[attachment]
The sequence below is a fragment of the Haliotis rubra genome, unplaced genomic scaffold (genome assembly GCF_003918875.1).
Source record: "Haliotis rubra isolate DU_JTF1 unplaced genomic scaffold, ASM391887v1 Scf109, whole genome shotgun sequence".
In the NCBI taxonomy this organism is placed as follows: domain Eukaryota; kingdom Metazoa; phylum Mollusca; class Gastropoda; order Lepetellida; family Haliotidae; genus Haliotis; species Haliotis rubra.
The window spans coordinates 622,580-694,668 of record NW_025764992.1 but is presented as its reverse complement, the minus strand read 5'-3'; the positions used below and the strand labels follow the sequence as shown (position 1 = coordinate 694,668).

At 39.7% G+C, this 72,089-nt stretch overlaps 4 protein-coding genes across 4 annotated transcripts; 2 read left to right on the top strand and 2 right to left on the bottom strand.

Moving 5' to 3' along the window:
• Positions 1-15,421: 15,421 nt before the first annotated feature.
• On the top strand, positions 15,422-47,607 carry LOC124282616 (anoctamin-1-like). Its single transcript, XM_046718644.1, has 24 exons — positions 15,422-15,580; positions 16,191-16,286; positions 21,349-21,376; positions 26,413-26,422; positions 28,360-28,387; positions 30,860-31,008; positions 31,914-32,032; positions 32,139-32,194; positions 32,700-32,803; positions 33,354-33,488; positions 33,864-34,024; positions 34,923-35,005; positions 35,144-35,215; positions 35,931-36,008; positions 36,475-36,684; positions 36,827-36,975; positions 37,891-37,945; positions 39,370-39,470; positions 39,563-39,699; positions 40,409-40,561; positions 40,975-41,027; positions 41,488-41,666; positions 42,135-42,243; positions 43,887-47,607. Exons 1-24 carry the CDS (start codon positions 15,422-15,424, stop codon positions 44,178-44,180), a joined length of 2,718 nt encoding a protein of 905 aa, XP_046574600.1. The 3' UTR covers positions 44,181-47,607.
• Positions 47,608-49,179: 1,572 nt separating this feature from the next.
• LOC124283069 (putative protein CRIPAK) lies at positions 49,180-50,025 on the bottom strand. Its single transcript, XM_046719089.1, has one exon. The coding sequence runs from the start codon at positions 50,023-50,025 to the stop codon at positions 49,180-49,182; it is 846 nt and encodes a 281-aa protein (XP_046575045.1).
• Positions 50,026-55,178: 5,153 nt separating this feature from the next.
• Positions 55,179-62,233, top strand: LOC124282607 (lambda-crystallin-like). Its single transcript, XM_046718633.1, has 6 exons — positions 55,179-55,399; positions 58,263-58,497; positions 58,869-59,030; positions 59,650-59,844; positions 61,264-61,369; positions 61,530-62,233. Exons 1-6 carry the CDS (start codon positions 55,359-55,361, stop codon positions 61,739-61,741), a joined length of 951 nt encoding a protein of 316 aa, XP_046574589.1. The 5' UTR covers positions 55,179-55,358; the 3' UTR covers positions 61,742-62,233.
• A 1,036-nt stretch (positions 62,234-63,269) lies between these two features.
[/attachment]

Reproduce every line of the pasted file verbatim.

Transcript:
The sequence below is a fragment of the Haliotis rubra genome, unplaced genomic scaffold (genome assembly GCF_003918875.1).
Source record: "Haliotis rubra isolate DU_JTF1 unplaced genomic scaffold, ASM391887v1 Scf109, whole genome shotgun sequence".
In the NCBI taxonomy this organism is placed as follows: domain Eukaryota; kingdom Metazoa; phylum Mollusca; class Gastropoda; order Lepetellida; family Haliotidae; genus Haliotis; species Haliotis rubra.
The window spans coordinates 622,580-694,668 of record NW_025764992.1 but is presented as its reverse complement, the minus strand read 5'-3'; the positions used below and the strand labels follow the sequence as shown (position 1 = coordinate 694,668).

At 39.7% G+C, this 72,089-nt stretch overlaps 4 protein-coding genes across 4 annotated transcripts; 2 read left to right on the top strand and 2 right to left on the bottom strand.

Moving 5' to 3' along the window:
• Positions 1-15,421: 15,421 nt before the first annotated feature.
• On the top strand, positions 15,422-47,607 carry LOC124282616 (anoctamin-1-like). Its single transcript, XM_046718644.1, has 24 exons — positions 15,422-15,580; positions 16,191-16,286; positions 21,349-21,376; positions 26,413-26,422; positions 28,360-28,387; positions 30,860-31,008; positions 31,914-32,032; positions 32,139-32,194; positions 32,700-32,803; positions 33,354-33,488; positions 33,864-34,024; positions 34,923-35,005; positions 35,144-35,215; positions 35,931-36,008; positions 36,475-36,684; positions 36,827-36,975; positions 37,891-37,945; positions 39,370-39,470; positions 39,563-39,699; positions 40,409-40,561; positions 40,975-41,027; positions 41,488-41,666; positions 42,135-42,243; positions 43,887-47,607. Exons 1-24 carry the CDS (start codon positions 15,422-15,424, stop codon positions 44,178-44,180), a joined length of 2,718 nt encoding a protein of 905 aa, XP_046574600.1. The 3' UTR covers positions 44,181-47,607.
• Positions 47,608-49,179: 1,572 nt separating this feature from the next.
• LOC124283069 (putative protein CRIPAK) lies at positions 49,180-50,025 on the bottom strand. Its single transcript, XM_046719089.1, has one exon. The coding sequence runs from the start codon at positions 50,023-50,025 to the stop codon at positions 49,180-49,182; it is 846 nt and encodes a 281-aa protein (XP_046575045.1).
• Positions 50,026-55,178: 5,153 nt separating this feature from the next.
• Positions 55,179-62,233, top strand: LOC124282607 (lambda-crystallin-like). Its single transcript, XM_046718633.1, has 6 exons — positions 55,179-55,399; positions 58,263-58,497; positions 58,869-59,030; positions 59,650-59,844; positions 61,264-61,369; positions 61,530-62,233. Exons 1-6 carry the CDS (start codon positions 55,359-55,361, stop codon positions 61,739-61,741), a joined length of 951 nt encoding a protein of 316 aa, XP_046574589.1. The 5' UTR covers positions 55,179-55,358; the 3' UTR covers positions 61,742-62,233.
• A 1,036-nt stretch (positions 62,234-63,269) lies between these two features.